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Kritika Maurya Jun 27 2013

What is the local cuisine of Aurangabad & where in Aurangabad can I indulge in local food?

Debangana Sen Jul 08 2013
1 person found this answer useful Useful ?Yes


Aurangabad - the erstwhile Mughal capital has still retained most of the medieval Tughlaq cuisine albeit with some minor changes. Being an erstwhile military base during Aurangazeb's rule, it was necessary to avoid lighting a fire for cooking during night times, so as to prevent the enemies from knowing the outpost's location. Out of necessity, the style of slow cooking in a tandoor for 8-10 hours was developed, a custom which is still prevalent today.



Being a Muslim predominated area, this place is a gourmand's delight, especially for non-vegetarians. Naankhaliya can be considered as the staple food of the region. A simple dish of Sheermal or the naan bread cooked in a tandoor served with khaliya, a spicy red mutton curry, which has been slow cooked all day. A very filling dish which is a delight to the palate as well, you will find this dish in almost every roadside dhaba and restaurant of Aurangabad.


Kebabs
are another speciality. In earlier times, it was considered an indignity amongst the aristrocrats to chew their food. Hence their cooks were forced to create tender, melt in your mouth kebabs, which became a symbol of grandeur in the post Mughal era. Beef tikki kebabs in Buddi Galli and Roshan Gate are a must try. Another popular dish is the Haleem, the availability of which is restricted during Ramzan. A great place to have Haleem is Munna Bhai's stall in Himayat Bagh, which is open only during Ramzan. And while you are here, dont forget to try out his dessert specials - Mango Rabdi, Dudhi Halwa and Apricots with cream.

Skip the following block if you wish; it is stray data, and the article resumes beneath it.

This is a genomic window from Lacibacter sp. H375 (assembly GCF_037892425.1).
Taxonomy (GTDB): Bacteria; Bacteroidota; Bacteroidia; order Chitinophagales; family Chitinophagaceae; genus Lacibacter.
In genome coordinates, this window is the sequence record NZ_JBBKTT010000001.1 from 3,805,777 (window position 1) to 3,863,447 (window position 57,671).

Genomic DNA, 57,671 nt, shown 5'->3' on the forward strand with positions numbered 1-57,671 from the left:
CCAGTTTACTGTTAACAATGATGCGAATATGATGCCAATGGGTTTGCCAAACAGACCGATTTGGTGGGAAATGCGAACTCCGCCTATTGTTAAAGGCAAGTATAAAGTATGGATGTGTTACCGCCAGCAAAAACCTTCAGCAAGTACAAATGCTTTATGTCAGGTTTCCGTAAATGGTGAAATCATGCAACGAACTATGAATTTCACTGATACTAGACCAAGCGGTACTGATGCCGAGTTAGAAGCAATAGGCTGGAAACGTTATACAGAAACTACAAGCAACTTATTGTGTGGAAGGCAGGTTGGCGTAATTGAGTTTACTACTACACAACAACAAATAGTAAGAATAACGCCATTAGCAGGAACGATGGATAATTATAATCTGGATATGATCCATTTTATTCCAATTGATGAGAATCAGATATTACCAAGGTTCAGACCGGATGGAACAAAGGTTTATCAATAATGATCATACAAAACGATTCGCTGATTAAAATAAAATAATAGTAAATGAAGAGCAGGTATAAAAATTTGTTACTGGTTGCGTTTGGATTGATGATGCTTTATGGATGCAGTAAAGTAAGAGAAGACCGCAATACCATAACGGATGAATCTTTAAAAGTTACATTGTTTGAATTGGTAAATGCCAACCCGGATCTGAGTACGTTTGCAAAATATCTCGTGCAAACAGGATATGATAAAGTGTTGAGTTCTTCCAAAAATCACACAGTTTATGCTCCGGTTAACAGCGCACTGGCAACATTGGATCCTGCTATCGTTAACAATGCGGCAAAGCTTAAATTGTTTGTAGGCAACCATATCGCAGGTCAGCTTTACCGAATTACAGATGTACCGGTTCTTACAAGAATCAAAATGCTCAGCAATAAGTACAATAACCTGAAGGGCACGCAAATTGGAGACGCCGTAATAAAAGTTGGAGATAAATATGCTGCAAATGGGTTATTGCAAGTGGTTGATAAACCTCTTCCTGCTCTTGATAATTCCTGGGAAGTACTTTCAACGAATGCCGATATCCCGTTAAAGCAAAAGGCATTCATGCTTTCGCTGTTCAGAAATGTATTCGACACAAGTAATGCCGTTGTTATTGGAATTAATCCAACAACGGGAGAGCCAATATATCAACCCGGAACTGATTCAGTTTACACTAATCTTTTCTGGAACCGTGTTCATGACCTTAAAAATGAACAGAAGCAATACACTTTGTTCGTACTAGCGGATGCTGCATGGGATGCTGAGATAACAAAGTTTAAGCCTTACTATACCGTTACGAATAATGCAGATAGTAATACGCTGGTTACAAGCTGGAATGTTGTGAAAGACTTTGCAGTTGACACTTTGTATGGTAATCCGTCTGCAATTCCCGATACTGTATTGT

An interesting food to try out is the Aurangabad Cantukky - a local hit. And yes, the name sure is inspired from the popular fast food chain - Kentucky Fried chicken, but it tastes nothing like the American version. Served in almost all eateries in the city, this chicken is spicy with a smoky flavour and a crunchy overcrust.


At Shahganj, near Roshan Gate, go gor the Mawa Jalebis. Instantly distinguishable from their regular counterparts, Mawa Jalebis are thicker, brown in colour, made from condensed milk and taste more like Gulab Jamun.



Paya (trotter soup) is a local breakfast dish that you can try. Head towards Islami restaurant located near Delhi Gate. The preparations of Paya begin the night before, the meat is slowly cooked on a wood oven and served with a flavoursome curry spiced with anise and a certain type of lichen called Dagadphul. It is served with soft tandoori naan bread. A perfect start to the day!

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